This blog was written by John D. Wilson, former Deputy Director for Regulatory Policy at the Southern Alliance for Clean Energy.Guest Blog | May 20, 2015
Site Selection magazine’s annual rankings of top utilities for economic development routinely features the four large Southeastern utilities: Southern Company, Tennessee Valley Authority, Duke Energy and Florida Power & Light. But is there room for improvement?
YES! In the Southeast, utilities’ energy efficiency programs, and overall utility planning, fail to focus on critical manufacturing growth issues. The Southern Alliance for Clean Energy and our allies have worked for several years to try to persuade those utilities and their regulators to attend to these issues. However, while these large Southeastern utilities are known for their responsiveness to customer-identified concerns –such as Alabama Power’s Technology Application Center — they lack energy efficiency programs that seek out and actively encourage more “energy productive” manufacturing.
The Southeastern utilities are aware of the industrial energy efficiency opportunity, but don’t seem to be able to harness it. Georgia Power’s 2015 energy efficiency potential study estimate that 27% of the utility’s energy efficiency opportunity is with its industrial customers – but Georgia Power still hasn’t proposed an industrial efficiency program. After years of providing weak programs, Florida utilities find their industrial customers want to be exempted from their energy efficiency programs.
With respect to energy efficiency programs (one of the criteria considered by Site Selection), we thought we’d revisit a report from ACEEE that discusses great utility programs that help small and medium manufacturers cut costs and become more competitive. Unfortunately, neither ACEEE nor SACE are aware of any model energy efficiency programs targeting manufacturing businesses in the Southeast.
With respect to overall utility planning, only the Tennessee Valley Authority acknowledges any role for considering the impact of utility resource development plans on the regional economy. Southeastern utilities are eager to attract and assist customers, which certainly supports economic development. But when it comes to making decisions about which energy resources to invest in, they generally fail to pick plans that bolster regional economic development.
Why focus on small and medium manufacturing?
Two reasons: energy use and job growth prospects.
First, manufacturers use about a third of energy in the US, and small and medium manufacturers account for about half of that use – so about 15% of total energy use in the US is at these firms. Yet small and medium manufacturers don’t tend to focus on energy efficiency. There are some good reasons for this:
- Manufacturing energy use is more technically complex than the typical energy savings opportunities in commercial and residential sectors. Relatively simple projects involving lighting, heating/cooling, and hot water affect a relatively small part of a manufacturer’s energy use compared to the use in commercial and residential sectors.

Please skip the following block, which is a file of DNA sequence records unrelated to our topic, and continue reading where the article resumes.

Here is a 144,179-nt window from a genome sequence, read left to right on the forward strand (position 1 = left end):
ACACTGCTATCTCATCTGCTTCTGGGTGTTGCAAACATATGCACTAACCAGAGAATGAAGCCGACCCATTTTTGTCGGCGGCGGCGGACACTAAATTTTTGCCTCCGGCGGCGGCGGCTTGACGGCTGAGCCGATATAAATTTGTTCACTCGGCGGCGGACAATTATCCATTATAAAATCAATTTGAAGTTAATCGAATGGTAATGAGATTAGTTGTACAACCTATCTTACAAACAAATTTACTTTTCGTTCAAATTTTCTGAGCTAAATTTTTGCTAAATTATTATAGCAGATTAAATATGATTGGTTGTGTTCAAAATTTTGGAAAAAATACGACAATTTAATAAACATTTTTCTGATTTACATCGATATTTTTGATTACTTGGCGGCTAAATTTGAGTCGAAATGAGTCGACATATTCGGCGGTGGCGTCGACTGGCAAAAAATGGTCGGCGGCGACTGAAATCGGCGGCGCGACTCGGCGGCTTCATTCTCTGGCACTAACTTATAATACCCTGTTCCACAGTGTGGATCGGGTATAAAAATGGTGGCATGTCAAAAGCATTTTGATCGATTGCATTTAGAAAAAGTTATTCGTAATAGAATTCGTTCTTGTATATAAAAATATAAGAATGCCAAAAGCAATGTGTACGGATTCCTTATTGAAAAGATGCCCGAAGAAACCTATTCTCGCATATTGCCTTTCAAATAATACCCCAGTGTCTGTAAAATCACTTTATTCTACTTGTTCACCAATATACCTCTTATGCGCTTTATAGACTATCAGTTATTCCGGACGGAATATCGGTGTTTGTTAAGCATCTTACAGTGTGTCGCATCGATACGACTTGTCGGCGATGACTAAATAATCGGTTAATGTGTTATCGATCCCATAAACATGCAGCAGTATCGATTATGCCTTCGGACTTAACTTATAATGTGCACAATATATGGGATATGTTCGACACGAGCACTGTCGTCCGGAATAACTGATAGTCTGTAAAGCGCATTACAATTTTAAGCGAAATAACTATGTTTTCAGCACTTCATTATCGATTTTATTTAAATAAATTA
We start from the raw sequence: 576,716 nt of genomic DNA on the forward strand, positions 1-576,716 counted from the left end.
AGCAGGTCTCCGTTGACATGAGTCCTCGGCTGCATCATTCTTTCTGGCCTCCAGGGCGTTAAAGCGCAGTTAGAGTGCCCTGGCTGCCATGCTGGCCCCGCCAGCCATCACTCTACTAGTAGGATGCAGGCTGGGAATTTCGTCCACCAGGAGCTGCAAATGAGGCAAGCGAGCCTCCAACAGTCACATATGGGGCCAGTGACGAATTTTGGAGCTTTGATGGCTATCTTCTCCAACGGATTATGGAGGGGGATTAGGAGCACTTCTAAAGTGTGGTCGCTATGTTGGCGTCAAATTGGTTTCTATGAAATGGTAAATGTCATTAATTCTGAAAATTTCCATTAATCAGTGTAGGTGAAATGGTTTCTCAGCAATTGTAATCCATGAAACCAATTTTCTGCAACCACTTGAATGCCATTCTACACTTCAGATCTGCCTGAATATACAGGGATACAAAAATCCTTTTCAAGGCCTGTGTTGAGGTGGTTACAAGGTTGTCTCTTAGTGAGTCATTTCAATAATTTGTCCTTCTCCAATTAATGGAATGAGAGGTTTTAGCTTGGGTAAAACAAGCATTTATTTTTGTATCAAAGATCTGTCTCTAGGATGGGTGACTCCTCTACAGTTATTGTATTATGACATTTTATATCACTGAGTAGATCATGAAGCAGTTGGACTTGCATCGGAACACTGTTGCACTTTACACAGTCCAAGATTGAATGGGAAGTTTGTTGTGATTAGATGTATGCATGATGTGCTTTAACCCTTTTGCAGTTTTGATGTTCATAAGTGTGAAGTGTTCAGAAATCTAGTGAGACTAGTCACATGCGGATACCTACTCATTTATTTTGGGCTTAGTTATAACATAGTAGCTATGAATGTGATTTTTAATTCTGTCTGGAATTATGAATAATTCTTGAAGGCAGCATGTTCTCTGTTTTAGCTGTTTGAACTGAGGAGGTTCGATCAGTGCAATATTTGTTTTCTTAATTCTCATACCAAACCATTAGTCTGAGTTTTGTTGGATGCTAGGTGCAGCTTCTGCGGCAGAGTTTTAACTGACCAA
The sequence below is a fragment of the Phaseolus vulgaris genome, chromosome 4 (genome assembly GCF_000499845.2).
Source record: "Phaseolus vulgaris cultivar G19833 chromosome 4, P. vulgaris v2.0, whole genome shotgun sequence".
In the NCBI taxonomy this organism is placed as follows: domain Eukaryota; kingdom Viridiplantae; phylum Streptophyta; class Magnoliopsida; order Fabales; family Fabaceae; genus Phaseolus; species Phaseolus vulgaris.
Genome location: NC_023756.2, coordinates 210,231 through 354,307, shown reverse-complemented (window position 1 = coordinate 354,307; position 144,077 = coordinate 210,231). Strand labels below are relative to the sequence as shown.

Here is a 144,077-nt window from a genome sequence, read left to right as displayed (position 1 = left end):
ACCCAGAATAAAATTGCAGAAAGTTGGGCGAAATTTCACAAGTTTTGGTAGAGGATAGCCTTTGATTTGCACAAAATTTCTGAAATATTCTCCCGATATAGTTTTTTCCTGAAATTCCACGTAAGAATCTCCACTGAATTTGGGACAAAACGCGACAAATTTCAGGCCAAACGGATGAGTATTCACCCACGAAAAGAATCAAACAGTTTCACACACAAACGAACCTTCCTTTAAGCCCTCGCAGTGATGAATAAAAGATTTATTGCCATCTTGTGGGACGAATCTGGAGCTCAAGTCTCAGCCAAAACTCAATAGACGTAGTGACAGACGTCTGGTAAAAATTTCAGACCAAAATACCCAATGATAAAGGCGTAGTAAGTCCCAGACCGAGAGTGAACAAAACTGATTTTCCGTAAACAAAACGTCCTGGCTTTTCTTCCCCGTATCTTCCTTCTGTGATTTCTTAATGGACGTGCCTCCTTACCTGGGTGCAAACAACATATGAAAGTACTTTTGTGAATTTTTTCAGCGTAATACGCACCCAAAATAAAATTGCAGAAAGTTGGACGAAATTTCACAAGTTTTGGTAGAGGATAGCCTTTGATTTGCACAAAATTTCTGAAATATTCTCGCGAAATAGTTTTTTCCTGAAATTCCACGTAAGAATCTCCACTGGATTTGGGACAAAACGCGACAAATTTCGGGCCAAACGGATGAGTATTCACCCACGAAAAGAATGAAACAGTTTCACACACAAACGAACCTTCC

- When manufacturers invest in energy efficiency, the projects need to be designed to match the production and business processes used by each firm. In contrast, projects in commercial facilities don’t need to.
- Large firms tend to overcome these barriers by hiring staff or even entire departments to focus on energy management, continually seeking ways to cut costs and improve productivity. As a result, the large firms tend to view energy efficiency as an in-house activity, and often argue against utility-led energy efficiency programs. Smaller firms, in contrast, generally depend on outside vendors or simply use standard practices to manage energy use, and are not only failing to focus on energy efficiency, but often don’t even know that they are falling short.
In order to eliminate energy waste at small and medium manufacturing firms, the best programs match technical expertise and appropriate financial solutions to the specific needs of each individual customer. While standardized program design and economy of scale works achieves efficiency at low cost for residential and commercial customers, for manufacturers it is customization that can achieve the best results.
Second, if small and medium manufacturers are left behind, it is a missed opportunity for growth of manufacturing jobs. Studies suggest that more long-term jobs are created by small firms, particularly new firms, than by large, mature firms. According to data in a paper published by the National Bureau of Economic Research, firms with 100-500 employees are net job creators regardless of firm age – suggesting these are a particularly good bet for state economic development prospects. Furthermore, a paper by the Federal Reserve showed that smaller firms proved to be more resilient during the Great Recession.